"When something like this first happens, it is scary," Squyres said. "And when you're in an unknown situation like that, you tend to approach it very, very carefully." The one thing he's never worried about is one of the rovers getting blown away – literally. "A lot of things worry me, but that's not one of them. With the Martian atmosphere being extremely tenuous, the dynamic pressure exerted on the vehicle [which weighs approximately 380 pounds] even by very high wind velocities is just not an issue," he explained.
Late in the second week of the month, some data seemed to indicate atmospheric opacity was decreasing, which allowed team members to think that maybe they had weathered "the worst of it," as John Callas, of JPL, MER project manager put it. But the relief was short-lived. The storm found a "second wind." While the team commanded Spirit to start conserving power by limiting its activities, Opportunity, which had already taken the brunt of the dusting winds, took a direct hit mid-month from another dust storm that moved in and "sat" on top of the rover's site, increasing the dust and blocking an estimated 99% of direct sunlight, leaving only limited diffuse sky light for power.
Into the third week of July, both Opportunity -- stationed in Duck Bay off the rim of Victoria Crater -- and Spirit -- parked at Innocent Bystander near the base of Home Plate -- were feeling a loss of energy. As solar-powered rovers, the twin robots rely on sunlight to charge their batteries and keep vital electronic parts warm. The less dust in the atmosphere, the better, because it means more sunlight reaches the rover's solar panels. Mars, however, is a dusty place even when it's not the height of summer and dust storm season. When it is the season, like now, storms like the current one and worse can move in, veil the planet, and block most of the direct sunlight the rovers need for power. Keeping an eye on the dust is exactly why Spirit and Opportunity have been making routine atmospheric observations throughout their missions.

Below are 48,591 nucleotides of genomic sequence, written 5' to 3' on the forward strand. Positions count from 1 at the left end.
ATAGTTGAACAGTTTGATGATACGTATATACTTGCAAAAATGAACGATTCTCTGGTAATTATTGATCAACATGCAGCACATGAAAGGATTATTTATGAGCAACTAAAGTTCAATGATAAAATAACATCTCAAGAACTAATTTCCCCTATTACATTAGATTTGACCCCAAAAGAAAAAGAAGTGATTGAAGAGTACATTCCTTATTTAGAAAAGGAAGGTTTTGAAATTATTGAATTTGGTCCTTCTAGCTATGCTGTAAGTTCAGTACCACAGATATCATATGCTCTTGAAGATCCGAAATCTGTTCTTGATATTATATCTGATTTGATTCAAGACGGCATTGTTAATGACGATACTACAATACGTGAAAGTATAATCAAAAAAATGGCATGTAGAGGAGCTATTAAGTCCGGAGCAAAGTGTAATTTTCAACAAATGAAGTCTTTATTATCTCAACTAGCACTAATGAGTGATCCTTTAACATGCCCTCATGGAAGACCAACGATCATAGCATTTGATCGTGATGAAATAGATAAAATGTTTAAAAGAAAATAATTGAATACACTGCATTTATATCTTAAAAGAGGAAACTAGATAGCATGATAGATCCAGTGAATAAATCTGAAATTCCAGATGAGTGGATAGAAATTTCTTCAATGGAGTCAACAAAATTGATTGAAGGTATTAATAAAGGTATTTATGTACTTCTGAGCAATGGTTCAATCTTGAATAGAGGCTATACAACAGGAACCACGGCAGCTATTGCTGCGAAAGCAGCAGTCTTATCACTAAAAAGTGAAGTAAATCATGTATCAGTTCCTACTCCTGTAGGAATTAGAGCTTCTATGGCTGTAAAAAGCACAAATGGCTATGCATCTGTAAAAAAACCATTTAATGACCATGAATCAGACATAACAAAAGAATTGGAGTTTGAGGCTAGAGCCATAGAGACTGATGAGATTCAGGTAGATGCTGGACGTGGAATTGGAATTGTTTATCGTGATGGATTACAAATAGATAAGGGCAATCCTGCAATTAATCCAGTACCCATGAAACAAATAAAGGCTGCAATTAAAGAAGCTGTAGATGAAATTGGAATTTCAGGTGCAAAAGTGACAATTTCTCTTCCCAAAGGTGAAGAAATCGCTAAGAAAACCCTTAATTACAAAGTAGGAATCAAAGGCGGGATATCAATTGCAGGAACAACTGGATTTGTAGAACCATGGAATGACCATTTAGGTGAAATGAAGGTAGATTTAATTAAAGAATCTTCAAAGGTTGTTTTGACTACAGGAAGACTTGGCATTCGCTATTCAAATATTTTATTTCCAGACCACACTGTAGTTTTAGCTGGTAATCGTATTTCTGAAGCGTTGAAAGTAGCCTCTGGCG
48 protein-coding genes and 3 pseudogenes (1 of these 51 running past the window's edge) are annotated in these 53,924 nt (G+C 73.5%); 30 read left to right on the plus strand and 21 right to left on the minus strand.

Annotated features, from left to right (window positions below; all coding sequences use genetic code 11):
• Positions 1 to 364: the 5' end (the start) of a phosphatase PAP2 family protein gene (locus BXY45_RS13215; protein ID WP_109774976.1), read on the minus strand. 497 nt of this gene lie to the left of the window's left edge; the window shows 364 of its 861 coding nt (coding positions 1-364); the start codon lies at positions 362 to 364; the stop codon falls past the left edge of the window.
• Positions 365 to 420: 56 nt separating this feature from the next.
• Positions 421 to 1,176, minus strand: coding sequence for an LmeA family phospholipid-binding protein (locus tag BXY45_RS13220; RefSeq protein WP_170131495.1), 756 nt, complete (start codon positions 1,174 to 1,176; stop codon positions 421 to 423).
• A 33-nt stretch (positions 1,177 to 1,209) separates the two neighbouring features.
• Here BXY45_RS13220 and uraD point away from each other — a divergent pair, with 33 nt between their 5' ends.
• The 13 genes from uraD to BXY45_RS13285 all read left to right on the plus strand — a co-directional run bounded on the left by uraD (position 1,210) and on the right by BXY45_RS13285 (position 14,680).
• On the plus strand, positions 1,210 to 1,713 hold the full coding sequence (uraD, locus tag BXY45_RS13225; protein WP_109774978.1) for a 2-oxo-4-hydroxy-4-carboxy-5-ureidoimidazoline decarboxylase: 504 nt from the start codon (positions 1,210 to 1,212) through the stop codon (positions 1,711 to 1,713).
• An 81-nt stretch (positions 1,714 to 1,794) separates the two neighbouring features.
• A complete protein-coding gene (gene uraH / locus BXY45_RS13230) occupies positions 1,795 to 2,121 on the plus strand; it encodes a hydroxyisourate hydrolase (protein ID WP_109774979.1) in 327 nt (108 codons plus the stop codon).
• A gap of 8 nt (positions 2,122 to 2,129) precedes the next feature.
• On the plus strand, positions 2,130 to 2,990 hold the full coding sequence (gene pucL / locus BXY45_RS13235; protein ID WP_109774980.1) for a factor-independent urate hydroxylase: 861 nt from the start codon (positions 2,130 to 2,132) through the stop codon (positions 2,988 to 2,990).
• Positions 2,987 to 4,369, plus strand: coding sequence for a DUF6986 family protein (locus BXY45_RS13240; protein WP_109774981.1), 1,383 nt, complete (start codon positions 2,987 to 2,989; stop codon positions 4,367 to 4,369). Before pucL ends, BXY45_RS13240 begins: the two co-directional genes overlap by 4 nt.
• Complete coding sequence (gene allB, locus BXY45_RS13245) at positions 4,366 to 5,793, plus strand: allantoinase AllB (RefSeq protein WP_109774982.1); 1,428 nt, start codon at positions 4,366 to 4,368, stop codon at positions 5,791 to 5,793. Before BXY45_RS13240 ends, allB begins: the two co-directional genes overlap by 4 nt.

The way scientists estimate the amount of dust in the atmosphere is by measuring optical depth, defined by units of "tau," which go from values of 0 (perfectly clear skies) on up. The lower the tau value, the less dust, the clearer the skies. Tau levels on Mars at this time of year when no dust storms are occurring are, according to Squyres, around 1. Dust events like the one taking place on Mars now, however, can easily raise the tau to 5, which means less than 1% of direct sunlight is reaching the Mars surface, and of course they can go beyond. "The rovers' solar arrays also receive light that is scattered from the dust, so the decrease in power [availability for the rovers] is not as great as it seems," Squyres noted.
It's a good thing. The rovers need to generate some power to keep warm and operate even in a near-dormant state and, importantly, to keep their electronics from getting too cold and breaking. Spirit and Opportunity are each equipped with eight radioactive heaters in addition to electric heaters. While the plutonium-powered heaters help the rovers' survive on low-power days and through extremely cold nights, electric heaters are also needed to keep the batteries and electronics within safe operating temperatures. However, it does take energy to run the heaters.
Beyond darkening the atmosphere, the dust is having an impact on both daytime and nighttime temperatures. "It's cooler by 10 to 20 degrees Celsius [50 to 68 degrees Fahrenheit] than normal during the daytime because less sunlight is hitting the surface, but it's warmer at night than normal," Lemmon pointed out. "The dust blocks infrared light from escaping, as well as blocking sunlight from getting down, which acts something like a blanket. So the dust actually warms the atmosphere. At nighttime, the surface radiates away energy into the dust in the atmosphere and the atmosphere insulates it a little bit," he explained.
Even though it's summer, since they are not currently using their instruments and or roving every day now, the rovers, especially Opportunity, are colder than they would be if they were working and colder than you would think they might be from estimating the outside temperature, said Lemmon. "Everything we're doing up there requires using electronics in the rovers and by using energy the rover keeps warm," he pointed out. "A large fraction of the rovers' heat in them is supplied by doing science or driving or something with the rovers. Now that we're keeping them asleep as much as possible and doing very little actual activity, we're not dumping that energy into the electronics box, so it is colder in the daytime more [in the box] than at the surface, because it is not being used. The amount of cooling is more than you would expect, because of this electronics effect," said Lemmon.